Choose a heavy duty cable with multiple stranded pure copper cores to efficiently handle the sustained high loads. The plugs and connectors should be sturdy and weatherproof – heat and moisture resistance are must-haves for outdoor use.

For maximum safety, opt for an extension lead with built-in circuit protection. Choose the shortest lead that will reach your parking spot to minimise voltage drop. A cable management system helps control cables. Investing in a good quality heavy duty extension lead makes home EV charging easy and convenient, even when parked far from the power source.

Can I use an extension lead to charge my electric car?

Yes, you can charge your electric car with an extension lead, but we only recommend extension cords rated 13A or over for continuous power (sold as heavy-duty).

The extension lead needs to be waterproof and rated for outdoor use if it will be exposed outdoors.

The reason we recommend a 13A heavy-duty extension lead is that anything lower can overheat charging an electric car.

However, bear in mind that most extension leads are not designed to remain in use for the time it takes to charge an electric car. You should ask the extension lead manufacturer if you have any doubts about safety.

Plugging into a 2.3kW 3-pin socket will give you around 8 miles of range in 60 minutes, which might be enough to limp you to a public charger. It isn’t powerful enough to replenish an electric car battery overnight, unless you start at 90%.

How to using an extension lead to charge an electric car safely

Using an extension cord to charge your electric vehicle can be safe and convenient if done properly. However, incorrect use of extension cords can potentially cause fires, electrocution hazards, and damage to your EV charging equipment. Follow these important guidelines when using an extension cord for EV charging:

First, never use a basic multi-outlet power strip or household extension cord. These are only rated for low-power devices like lamps and phone chargers, not the high power draw of an EV charger. You must use a heavy-duty 13 amp extension cord specifically rated for high-wattage appliances. Also inspect the extension cord thoroughly before each use to ensure there are no frays, cracks, or exposed wires.

If the extension cord will be used outdoors, be sure to only use cords rated for outdoor use that are waterproof. Exposure to moisture significantly increases electrocution and fire risks. Fully unravel any extension cord on a reel rather than leaving it coiled up, as this allows heat to dissipate properly during charging.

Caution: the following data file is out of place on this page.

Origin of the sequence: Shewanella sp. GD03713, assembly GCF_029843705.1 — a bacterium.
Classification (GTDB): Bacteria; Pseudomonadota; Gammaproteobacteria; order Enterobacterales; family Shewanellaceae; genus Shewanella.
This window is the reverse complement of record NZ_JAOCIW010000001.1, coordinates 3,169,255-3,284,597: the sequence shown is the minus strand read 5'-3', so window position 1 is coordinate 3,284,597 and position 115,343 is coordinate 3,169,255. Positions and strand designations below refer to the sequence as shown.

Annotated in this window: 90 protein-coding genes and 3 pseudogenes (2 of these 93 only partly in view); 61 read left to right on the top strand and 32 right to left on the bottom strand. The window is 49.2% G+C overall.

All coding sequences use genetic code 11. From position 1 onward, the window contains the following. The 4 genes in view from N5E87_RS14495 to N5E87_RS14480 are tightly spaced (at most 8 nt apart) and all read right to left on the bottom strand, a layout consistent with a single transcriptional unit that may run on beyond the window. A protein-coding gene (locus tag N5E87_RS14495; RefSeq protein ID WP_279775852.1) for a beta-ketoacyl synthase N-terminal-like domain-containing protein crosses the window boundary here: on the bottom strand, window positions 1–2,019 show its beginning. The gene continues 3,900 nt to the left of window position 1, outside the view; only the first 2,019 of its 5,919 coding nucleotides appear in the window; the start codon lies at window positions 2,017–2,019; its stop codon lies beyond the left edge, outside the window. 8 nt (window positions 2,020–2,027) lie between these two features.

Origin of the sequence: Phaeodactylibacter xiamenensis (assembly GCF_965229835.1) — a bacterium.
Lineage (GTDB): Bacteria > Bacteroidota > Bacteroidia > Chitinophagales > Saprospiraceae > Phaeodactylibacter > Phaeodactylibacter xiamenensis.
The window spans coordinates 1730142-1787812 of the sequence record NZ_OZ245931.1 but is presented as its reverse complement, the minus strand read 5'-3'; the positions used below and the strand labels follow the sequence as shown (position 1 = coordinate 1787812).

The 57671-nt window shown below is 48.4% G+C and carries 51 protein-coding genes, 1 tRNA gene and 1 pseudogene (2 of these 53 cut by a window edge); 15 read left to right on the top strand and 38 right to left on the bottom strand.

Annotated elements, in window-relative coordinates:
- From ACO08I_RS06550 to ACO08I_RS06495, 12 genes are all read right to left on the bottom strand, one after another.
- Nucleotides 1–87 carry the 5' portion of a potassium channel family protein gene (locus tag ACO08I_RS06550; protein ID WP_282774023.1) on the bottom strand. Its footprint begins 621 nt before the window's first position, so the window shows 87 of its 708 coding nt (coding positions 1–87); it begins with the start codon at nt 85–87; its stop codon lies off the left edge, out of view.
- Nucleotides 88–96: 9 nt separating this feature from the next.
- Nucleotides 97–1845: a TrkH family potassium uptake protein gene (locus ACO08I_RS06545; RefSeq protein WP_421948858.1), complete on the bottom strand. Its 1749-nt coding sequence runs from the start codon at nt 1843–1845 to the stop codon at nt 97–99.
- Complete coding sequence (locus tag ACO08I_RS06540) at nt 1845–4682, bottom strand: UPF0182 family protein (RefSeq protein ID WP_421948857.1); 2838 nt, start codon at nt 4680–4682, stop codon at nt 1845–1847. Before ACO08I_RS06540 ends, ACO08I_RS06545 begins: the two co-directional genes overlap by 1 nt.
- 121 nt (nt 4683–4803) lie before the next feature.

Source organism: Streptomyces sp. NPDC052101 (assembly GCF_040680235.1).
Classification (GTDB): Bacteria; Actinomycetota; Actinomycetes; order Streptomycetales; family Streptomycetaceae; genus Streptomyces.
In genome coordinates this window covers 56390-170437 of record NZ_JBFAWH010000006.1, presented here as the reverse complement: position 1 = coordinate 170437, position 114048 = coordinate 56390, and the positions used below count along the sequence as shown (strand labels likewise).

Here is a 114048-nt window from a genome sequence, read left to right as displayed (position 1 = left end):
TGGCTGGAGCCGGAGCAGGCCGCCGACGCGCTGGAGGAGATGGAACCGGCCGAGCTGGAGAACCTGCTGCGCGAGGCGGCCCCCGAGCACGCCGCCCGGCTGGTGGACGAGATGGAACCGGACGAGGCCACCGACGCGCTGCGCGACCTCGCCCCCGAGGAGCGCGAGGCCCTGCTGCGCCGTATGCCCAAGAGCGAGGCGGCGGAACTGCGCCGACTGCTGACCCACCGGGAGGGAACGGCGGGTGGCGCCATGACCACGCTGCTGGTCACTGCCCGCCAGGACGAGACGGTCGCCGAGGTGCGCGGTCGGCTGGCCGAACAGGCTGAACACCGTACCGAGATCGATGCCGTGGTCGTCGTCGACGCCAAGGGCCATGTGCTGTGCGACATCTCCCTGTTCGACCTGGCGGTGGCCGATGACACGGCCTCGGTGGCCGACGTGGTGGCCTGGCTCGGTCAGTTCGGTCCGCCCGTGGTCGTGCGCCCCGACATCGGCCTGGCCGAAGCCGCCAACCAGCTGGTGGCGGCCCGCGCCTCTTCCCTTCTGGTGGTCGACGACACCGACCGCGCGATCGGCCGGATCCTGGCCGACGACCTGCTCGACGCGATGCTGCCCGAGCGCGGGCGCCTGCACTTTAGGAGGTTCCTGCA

Check that the wall outlet you’re plugging into is grounded and in good condition without cracks or burn marks. Loose, damaged, or ungrounded outlets present serious hazards. Keep an eye on the temperature of the wall outlet, extension cord, and EV charger during charging. If any of these feel too hot to comfortably touch, discontinue charging immediately.

By following these safety tips, keeping cords in good repair, and monitoring charging conditions, using an extension cord for EV charging can be safe and convenient. But never overload an undersized cord or use damaged, fraying, or inadequate cords. Invest in a heavy-duty extension cord designed for EV charging to protect your safety.

What does your EV manufacturer say?

Check with your manufacturer and follow their advice first and foremost.

Some EV manufacturers, such as BMW, recommend that you don’t use an extension cord to charge your electric car. They cite fire hazards as the reason. Other manufacturers sell adapters.

Never daisy chain extension leads

Daisy-chaining extension leads is extremely dangerous because it increases heat and risks spikes in the power supply. You risk overloading the cable which will trip the circuit breaker and could cause a fire.

The bottom line is if you need emergency power and have access to a 13A extension lead, using it for an hour or so should be fine – but keep an eye on it for heat. Avoid extension cords you are unsure about for safety reasons.

Can I charge overnight with an extension cord?

Yes, you can charge overnight but use a 13A extension lead, fully uncoiled. You will add around 60-miles of range from 8-hours of charging.

For faster-charging speeds, get an electrician to install a Commando socket or a smart charger. 16A Commando sockets charge at speeds of 3.6kW (15 miles of range per hour) while 32A chargers go up to 7.4kW (30 miles of range per hour.

Best smart chargers to consider

3-pin sockets and Commando sockets get the job done, but smart chargers are better because they let you schedule charge times and integrate your EV tariff for kWh price caps.

Check out our EV charger reviews for ideas, or start with these:

  • Hypervolt Home 3 Pro: A stylish, well-made smart charger with a decent app and solar integration, so you can charge with solar panels.
  • Easee One: The Easee One is an excellent charger (read our full Easee One review). It offers 7.4kW charge speeds, RFID, cable locking (to turn the untethered charger into a tethered charger) and a good app with smart scheduling.
  • Wallbox Pulsar Plus: Another solid choice is the Wallbox Pulsar Plus (read our full Wallbox Pulsar Plus review). It’s the smallest smart charger we’ve tested and a great option if you want something inconspicuous.
  • Ohme ePod: An excellent untethered charger with one of the best apps in the business, letting you integrate your dynamic pricing tariff and set kWh price caps.

Overall

Charging an electric car with an extension lead is perfectly safe so long as you use the right extension lead. You can use a granny charger extension lead designed for the job, or a 13A heavy-duty extension lead rated for outdoor use.

Never use a domestic multi-socket extension lead, and if you have any doubts about the safety of an extension lead or socket, don’t use them.

Alfred drives a Tesla Model 3 Standard Range Plus but has his eye on a fully-electric pick-up truck. He'd love an electric Ford Ranger, which should be a real thing in a few years!